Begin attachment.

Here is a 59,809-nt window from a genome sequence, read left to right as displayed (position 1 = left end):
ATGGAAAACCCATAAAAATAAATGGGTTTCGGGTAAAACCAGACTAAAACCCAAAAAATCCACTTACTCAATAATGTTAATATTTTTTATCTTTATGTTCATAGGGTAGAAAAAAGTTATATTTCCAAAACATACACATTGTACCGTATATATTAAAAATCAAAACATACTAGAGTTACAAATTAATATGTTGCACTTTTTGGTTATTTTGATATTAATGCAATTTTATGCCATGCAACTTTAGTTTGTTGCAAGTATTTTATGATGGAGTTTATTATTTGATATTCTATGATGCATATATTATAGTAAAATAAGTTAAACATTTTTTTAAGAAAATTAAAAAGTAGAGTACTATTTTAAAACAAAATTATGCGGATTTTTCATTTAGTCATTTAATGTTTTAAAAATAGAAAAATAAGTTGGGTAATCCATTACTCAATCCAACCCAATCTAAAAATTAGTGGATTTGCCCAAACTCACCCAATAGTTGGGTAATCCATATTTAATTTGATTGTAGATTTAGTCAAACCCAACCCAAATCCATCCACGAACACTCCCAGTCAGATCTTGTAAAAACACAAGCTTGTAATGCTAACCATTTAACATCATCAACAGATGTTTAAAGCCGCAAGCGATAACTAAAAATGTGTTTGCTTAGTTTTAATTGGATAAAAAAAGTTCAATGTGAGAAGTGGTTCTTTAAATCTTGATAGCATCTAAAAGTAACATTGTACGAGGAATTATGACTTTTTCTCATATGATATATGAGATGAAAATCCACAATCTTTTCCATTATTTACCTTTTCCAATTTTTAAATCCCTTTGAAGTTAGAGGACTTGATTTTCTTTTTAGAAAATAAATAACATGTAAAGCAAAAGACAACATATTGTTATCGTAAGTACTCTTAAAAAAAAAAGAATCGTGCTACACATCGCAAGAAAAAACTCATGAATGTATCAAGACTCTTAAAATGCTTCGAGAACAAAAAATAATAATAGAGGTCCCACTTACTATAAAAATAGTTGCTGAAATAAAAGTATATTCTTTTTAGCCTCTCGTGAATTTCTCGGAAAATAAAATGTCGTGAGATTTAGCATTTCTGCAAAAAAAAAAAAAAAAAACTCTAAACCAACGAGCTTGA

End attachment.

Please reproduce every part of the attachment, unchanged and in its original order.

Here is a 59,809-nt window from a genome sequence, read left to right as displayed (position 1 = left end):
ATGGAAAACCCATAAAAATAAATGGGTTTCGGGTAAAACCAGACTAAAACCCAAAAAATCCACTTACTCAATAATGTTAATATTTTTTATCTTTATGTTCATAGGGTAGAAAAAAGTTATATTTCCAAAACATACACATTGTACCGTATATATTAAAAATCAAAACATACTAGAGTTACAAATTAATATGTTGCACTTTTTGGTTATTTTGATATTAATGCAATTTTATGCCATGCAACTTTAGTTTGTTGCAAGTATTTTATGATGGAGTTTATTATTTGATATTCTATGATGCATATATTATAGTAAAATAAGTTAAACATTTTTTTAAGAAAATTAAAAAGTAGAGTACTATTTTAAAACAAAATTATGCGGATTTTTCATTTAGTCATTTAATGTTTTAAAAATAGAAAAATAAGTTGGGTAATCCATTACTCAATCCAACCCAATCTAAAAATTAGTGGATTTGCCCAAACTCACCCAATAGTTGGGTAATCCATATTTAATTTGATTGTAGATTTAGTCAAACCCAACCCAAATCCATCCACGAACACTCCCAGTCAGATCTTGTAAAAACACAAGCTTGTAATGCTAACCATTTAACATCATCAACAGATGTTTAAAGCCGCAAGCGATAACTAAAAATGTGTTTGCTTAGTTTTAATTGGATAAAAAAAGTTCAATGTGAGAAGTGGTTCTTTAAATCTTGATAGCATCTAAAAGTAACATTGTACGAGGAATTATGACTTTTTCTCATATGATATATGAGATGAAAATCCACAATCTTTTCCATTATTTACCTTTTCCAATTTTTAAATCCCTTTGAAGTTAGAGGACTTGATTTTCTTTTTAGAAAATAAATAACATGTAAAGCAAAAGACAACATATTGTTATCGTAAGTACTCTTAAAAAAAAAAGAATCGTGCTACACATCGCAAGAAAAAACTCATGAATGTATCAAGACTCTTAAAATGCTTCGAGAACAAAAAATAATAATAGAGGTCCCACTTACTATAAAAATAGTTGCTGAAATAAAAGTATATTCTTTTTAGCCTCTCGTGAATTTCTCGGAAAATAAAATGTCGTGAGATTTAGCATTTCTGCAAAAAAAAAAAAAAAAAACTCTAAACCAACGAGCTTGA